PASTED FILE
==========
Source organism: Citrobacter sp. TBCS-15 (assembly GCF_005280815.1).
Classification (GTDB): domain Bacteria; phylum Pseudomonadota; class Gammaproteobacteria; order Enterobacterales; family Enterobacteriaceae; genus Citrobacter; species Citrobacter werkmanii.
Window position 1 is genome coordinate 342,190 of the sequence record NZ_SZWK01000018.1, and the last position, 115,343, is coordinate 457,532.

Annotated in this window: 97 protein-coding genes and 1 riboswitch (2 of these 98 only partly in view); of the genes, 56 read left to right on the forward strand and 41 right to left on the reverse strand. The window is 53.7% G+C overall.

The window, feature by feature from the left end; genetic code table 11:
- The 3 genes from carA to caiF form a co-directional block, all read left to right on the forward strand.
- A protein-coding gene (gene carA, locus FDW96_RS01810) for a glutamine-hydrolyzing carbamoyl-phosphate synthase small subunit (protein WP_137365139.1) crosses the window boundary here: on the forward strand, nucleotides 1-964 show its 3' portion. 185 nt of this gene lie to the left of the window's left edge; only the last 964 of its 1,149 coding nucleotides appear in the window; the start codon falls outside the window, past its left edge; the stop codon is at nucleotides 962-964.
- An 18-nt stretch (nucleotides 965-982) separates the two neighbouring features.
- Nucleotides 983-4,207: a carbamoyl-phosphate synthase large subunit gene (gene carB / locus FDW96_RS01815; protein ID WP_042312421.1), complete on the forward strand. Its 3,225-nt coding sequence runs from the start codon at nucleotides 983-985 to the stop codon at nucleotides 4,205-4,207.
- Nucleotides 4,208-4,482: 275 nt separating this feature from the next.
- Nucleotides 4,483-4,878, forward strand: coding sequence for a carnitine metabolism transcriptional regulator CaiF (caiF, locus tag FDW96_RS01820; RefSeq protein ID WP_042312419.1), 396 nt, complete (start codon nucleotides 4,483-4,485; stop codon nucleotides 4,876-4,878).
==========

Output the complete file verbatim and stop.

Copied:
Source organism: Citrobacter sp. TBCS-15 (assembly GCF_005280815.1).
Classification (GTDB): domain Bacteria; phylum Pseudomonadota; class Gammaproteobacteria; order Enterobacterales; family Enterobacteriaceae; genus Citrobacter; species Citrobacter werkmanii.
Window position 1 is genome coordinate 342,190 of the sequence record NZ_SZWK01000018.1, and the last position, 115,343, is coordinate 457,532.

Annotated in this window: 97 protein-coding genes and 1 riboswitch (2 of these 98 only partly in view); of the genes, 56 read left to right on the forward strand and 41 right to left on the reverse strand. The window is 53.7% G+C overall.

The window, feature by feature from the left end; genetic code table 11:
- The 3 genes from carA to caiF form a co-directional block, all read left to right on the forward strand.
- A protein-coding gene (gene carA, locus FDW96_RS01810) for a glutamine-hydrolyzing carbamoyl-phosphate synthase small subunit (protein WP_137365139.1) crosses the window boundary here: on the forward strand, nucleotides 1-964 show its 3' portion. 185 nt of this gene lie to the left of the window's left edge; only the last 964 of its 1,149 coding nucleotides appear in the window; the start codon falls outside the window, past its left edge; the stop codon is at nucleotides 962-964.
- An 18-nt stretch (nucleotides 965-982) separates the two neighbouring features.
- Nucleotides 983-4,207: a carbamoyl-phosphate synthase large subunit gene (gene carB / locus FDW96_RS01815; protein ID WP_042312421.1), complete on the forward strand. Its 3,225-nt coding sequence runs from the start codon at nucleotides 983-985 to the stop codon at nucleotides 4,205-4,207.
- Nucleotides 4,208-4,482: 275 nt separating this feature from the next.
- Nucleotides 4,483-4,878, forward strand: coding sequence for a carnitine metabolism transcriptional regulator CaiF (caiF, locus tag FDW96_RS01820; RefSeq protein ID WP_042312419.1), 396 nt, complete (start codon nucleotides 4,483-4,485; stop codon nucleotides 4,876-4,878).